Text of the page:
A doping case that condemned six Australian Olympians to medal loss has been dropped, triggering landmark change to world sport drug rules.
The International Olympic Committee’s withdrawal from Court of Arbitration for Sport proceedings exonerates dual Australian Olympian Brenton Rickard.
Brenton Rickard at the London 2012 Olympics. Credit:AAP
The watershed “Rickard Rule” precedent will affect athletes around the world; prompting profound rewriting of strict liability laws.
Rickard, a world champion breaststroker and retired national swim team leader has told The Age and the Sydney Morning Herald he feels “fully vindicated of any wrongdoing”.
Rickard’s bombshell positive to a banned diuretic and masking agent Furosemide – revealed eight years after he medalled in a relay at the 2012 Summer Olympics – had threatened to stain Australian Olympic history irrevocably. Five Aussie super fish, including James “The Missile” Magnussen were poised to be fall guys.
Anti-doping experts gave Rickard next to no hope of success when he took his case to world sport’s highest authority – the CAS – in November 2020 at his own expense.
“This case has taken a huge toll on my life over the past 16 months,” Rickard told The Age and the Sydney Morning Herald after a watershed win. “It has impacted me emotionally, professionally, financially, reputationally and, in general, affected my mental health.”
Now 37, Rickard, a former president of the Australian Swimmers’ Association, has suffered depression through the protracted ordeal. His move towards a high-performance sport role became untenable when his life was up-ended late last year.
Immediate ripple effects from Rickard’s victory at the CAS include the formal reinstatement of Australia’s clean Olympic medal record.
The World Anti-Doping Agency has now enshrined new “Minimum Reporting Level” rules for select banned diuretics. The Age and the Herald can reveal new protocols will relate to specific diuretics that are known contaminants of over-the-counter pharmaceuticals.
Rickard’s retroactive screening of a doping sample he provided at the London Games revealed traces of Furosemide. Rickard’s legal team argued the masking agent was in an “exceedingly small concentration” and said “over-the-counter medications” Rickard took in the days before his Olympics drugs test must have contained the banned diuretic.
WADA’s blanket strict liability rules had no flexibility. But Rickard’s fight will trigger a rewriting of these rules in a major development in sport.
Rickard’s lawyer Rebekah Giles, from reputational risk law firm Company Giles which has acted for Brittany Higgins, Christine Holgate and Christian Porter in the past year, told The Age and the Herald: “Brenton was a sitting duck. [He] was faced with impossible task of proving contamination some 8 years later. He could not do that in 2020 and as it turns out he could not have done that in 2012 either.
“The technical capabilities of the anti-doping authorities far surpassed those of the pharmaceutical companies who screen for contaminants or independent laboratories who conduct batch testing.”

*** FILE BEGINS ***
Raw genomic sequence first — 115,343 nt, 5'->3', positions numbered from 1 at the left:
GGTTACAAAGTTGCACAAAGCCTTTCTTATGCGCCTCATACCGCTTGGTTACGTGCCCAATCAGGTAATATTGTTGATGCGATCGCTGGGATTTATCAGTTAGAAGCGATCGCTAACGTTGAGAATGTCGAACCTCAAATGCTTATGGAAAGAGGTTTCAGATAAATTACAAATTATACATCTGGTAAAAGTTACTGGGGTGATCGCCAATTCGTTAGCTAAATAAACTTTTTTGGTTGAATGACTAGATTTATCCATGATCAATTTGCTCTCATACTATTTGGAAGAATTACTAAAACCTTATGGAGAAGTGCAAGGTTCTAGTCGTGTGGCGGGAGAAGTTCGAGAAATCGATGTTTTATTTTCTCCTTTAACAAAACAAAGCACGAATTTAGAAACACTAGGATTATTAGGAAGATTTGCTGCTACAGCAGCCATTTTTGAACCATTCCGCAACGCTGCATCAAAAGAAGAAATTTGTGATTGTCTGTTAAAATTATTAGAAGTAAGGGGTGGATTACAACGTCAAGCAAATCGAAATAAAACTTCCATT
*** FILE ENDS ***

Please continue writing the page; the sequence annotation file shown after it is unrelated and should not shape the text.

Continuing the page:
Giles said Rickard was “embarrassed, ridiculed and deeply impacted” through the case. She added that the outcome “has come 16 months too late for Brenton, who has suffered greatly”.
Rickard was part of the men’s 4×100 metre medley team that won bronze at the 2012 Olympics. His positive test eight years after the Games rocked the Australian Olympic community when it was revealed six months ago.
Australia has never lost an Olympic medal through a drugs case. When Rickard’s positive became public he told his Australian teammates he was living his “worst nightmare”.
In a shattering fallout the entire Australian 2012 Olympics 4×100 metre men’s medley relay team – Christian Sprenger, Hayden Stoeckel, Matt Targett, Tommaso D’Orsogna, Magnussen and Rickard – were to lose their medals just before WADA’s statute of limitations was to expire for the 2012 Games.
Rickard only swam in the heat of the medley at the London Olympics but disqualification and anti-doping rules in swimming do not isolate individuals; they skittle entire relay teams.
Rickard said: “I am all for strict punishments for drug cheats, but not all cases are clear-cut and the burden of proof on an athlete can be near enough to impossible, such as was my case in attempting to prove the source of contamination on a re-test eight years after the initial test.
“While the outcome that finally clears my name is the best I could have hoped for, this case has taken a huge toll on my life over the past 16 months.”
Of the profound change to WADA’s strict liability rules Rickard added: “Some of the fundamental principles that the anti-doping system were built upon, most notably strict liability, have not been amended in line with the advancements in testing procedures and whereabouts requirements.
“My case clearly demonstrates why absolutes are dangerous and how rigid rules can operate unfairly against an athlete with potentially devastating consequence.
“The system was very close to stripping six Australians of an Olympic medal without acknowledging the incontrovertible science regarding contamination of medications and supplements. I hope no one ever has to endure this ordeal. I’m grateful it is finally over.”
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